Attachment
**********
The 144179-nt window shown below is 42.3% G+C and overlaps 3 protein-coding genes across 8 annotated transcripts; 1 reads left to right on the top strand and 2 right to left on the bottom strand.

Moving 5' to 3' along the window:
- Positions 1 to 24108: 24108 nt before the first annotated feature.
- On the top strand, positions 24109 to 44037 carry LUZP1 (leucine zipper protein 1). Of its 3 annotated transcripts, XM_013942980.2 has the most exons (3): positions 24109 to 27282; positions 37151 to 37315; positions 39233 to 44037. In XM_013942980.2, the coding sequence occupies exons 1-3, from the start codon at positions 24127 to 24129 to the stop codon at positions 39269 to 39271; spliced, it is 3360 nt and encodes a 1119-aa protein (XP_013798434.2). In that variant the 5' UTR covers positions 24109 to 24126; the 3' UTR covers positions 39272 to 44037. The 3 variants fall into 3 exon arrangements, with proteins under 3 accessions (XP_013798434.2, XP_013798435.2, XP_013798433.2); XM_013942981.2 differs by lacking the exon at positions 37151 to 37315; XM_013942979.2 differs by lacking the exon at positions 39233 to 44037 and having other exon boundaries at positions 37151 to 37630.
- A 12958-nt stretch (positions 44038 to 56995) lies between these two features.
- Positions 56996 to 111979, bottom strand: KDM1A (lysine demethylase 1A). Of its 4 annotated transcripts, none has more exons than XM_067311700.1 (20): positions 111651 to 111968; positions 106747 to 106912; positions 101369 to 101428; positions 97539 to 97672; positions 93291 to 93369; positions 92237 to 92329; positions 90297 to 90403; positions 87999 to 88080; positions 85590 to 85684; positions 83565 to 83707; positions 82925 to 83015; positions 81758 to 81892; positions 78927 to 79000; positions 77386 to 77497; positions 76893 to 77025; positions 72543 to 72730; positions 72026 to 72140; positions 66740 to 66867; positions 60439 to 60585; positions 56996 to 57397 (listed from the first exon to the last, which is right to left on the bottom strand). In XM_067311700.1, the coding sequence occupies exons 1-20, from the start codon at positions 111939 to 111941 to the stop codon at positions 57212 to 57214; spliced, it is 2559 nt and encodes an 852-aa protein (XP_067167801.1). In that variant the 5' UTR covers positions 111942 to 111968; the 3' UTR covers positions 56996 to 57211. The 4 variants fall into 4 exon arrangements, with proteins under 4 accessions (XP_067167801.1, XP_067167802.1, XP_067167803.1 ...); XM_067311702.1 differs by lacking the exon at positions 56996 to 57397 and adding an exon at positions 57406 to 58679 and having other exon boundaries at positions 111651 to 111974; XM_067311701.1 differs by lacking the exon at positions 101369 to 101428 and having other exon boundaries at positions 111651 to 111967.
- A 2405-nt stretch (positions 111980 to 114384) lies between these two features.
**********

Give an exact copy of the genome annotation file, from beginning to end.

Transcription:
The 144179-nt window shown below is 42.3% G+C and overlaps 3 protein-coding genes across 8 annotated transcripts; 1 reads left to right on the top strand and 2 right to left on the bottom strand.

Moving 5' to 3' along the window:
- Positions 1 to 24108: 24108 nt before the first annotated feature.
- On the top strand, positions 24109 to 44037 carry LUZP1 (leucine zipper protein 1). Of its 3 annotated transcripts, XM_013942980.2 has the most exons (3): positions 24109 to 27282; positions 37151 to 37315; positions 39233 to 44037. In XM_013942980.2, the coding sequence occupies exons 1-3, from the start codon at positions 24127 to 24129 to the stop codon at positions 39269 to 39271; spliced, it is 3360 nt and encodes a 1119-aa protein (XP_013798434.2). In that variant the 5' UTR covers positions 24109 to 24126; the 3' UTR covers positions 39272 to 44037. The 3 variants fall into 3 exon arrangements, with proteins under 3 accessions (XP_013798434.2, XP_013798435.2, XP_013798433.2); XM_013942981.2 differs by lacking the exon at positions 37151 to 37315; XM_013942979.2 differs by lacking the exon at positions 39233 to 44037 and having other exon boundaries at positions 37151 to 37630.
- A 12958-nt stretch (positions 44038 to 56995) lies between these two features.
- Positions 56996 to 111979, bottom strand: KDM1A (lysine demethylase 1A). Of its 4 annotated transcripts, none has more exons than XM_067311700.1 (20): positions 111651 to 111968; positions 106747 to 106912; positions 101369 to 101428; positions 97539 to 97672; positions 93291 to 93369; positions 92237 to 92329; positions 90297 to 90403; positions 87999 to 88080; positions 85590 to 85684; positions 83565 to 83707; positions 82925 to 83015; positions 81758 to 81892; positions 78927 to 79000; positions 77386 to 77497; positions 76893 to 77025; positions 72543 to 72730; positions 72026 to 72140; positions 66740 to 66867; positions 60439 to 60585; positions 56996 to 57397 (listed from the first exon to the last, which is right to left on the bottom strand). In XM_067311700.1, the coding sequence occupies exons 1-20, from the start codon at positions 111939 to 111941 to the stop codon at positions 57212 to 57214; spliced, it is 2559 nt and encodes an 852-aa protein (XP_067167801.1). In that variant the 5' UTR covers positions 111942 to 111968; the 3' UTR covers positions 56996 to 57211. The 4 variants fall into 4 exon arrangements, with proteins under 4 accessions (XP_067167801.1, XP_067167802.1, XP_067167803.1 ...); XM_067311702.1 differs by lacking the exon at positions 56996 to 57397 and adding an exon at positions 57406 to 58679 and having other exon boundaries at positions 111651 to 111974; XM_067311701.1 differs by lacking the exon at positions 101369 to 101428 and having other exon boundaries at positions 111651 to 111967.
- A 2405-nt stretch (positions 111980 to 114384) lies between these two features.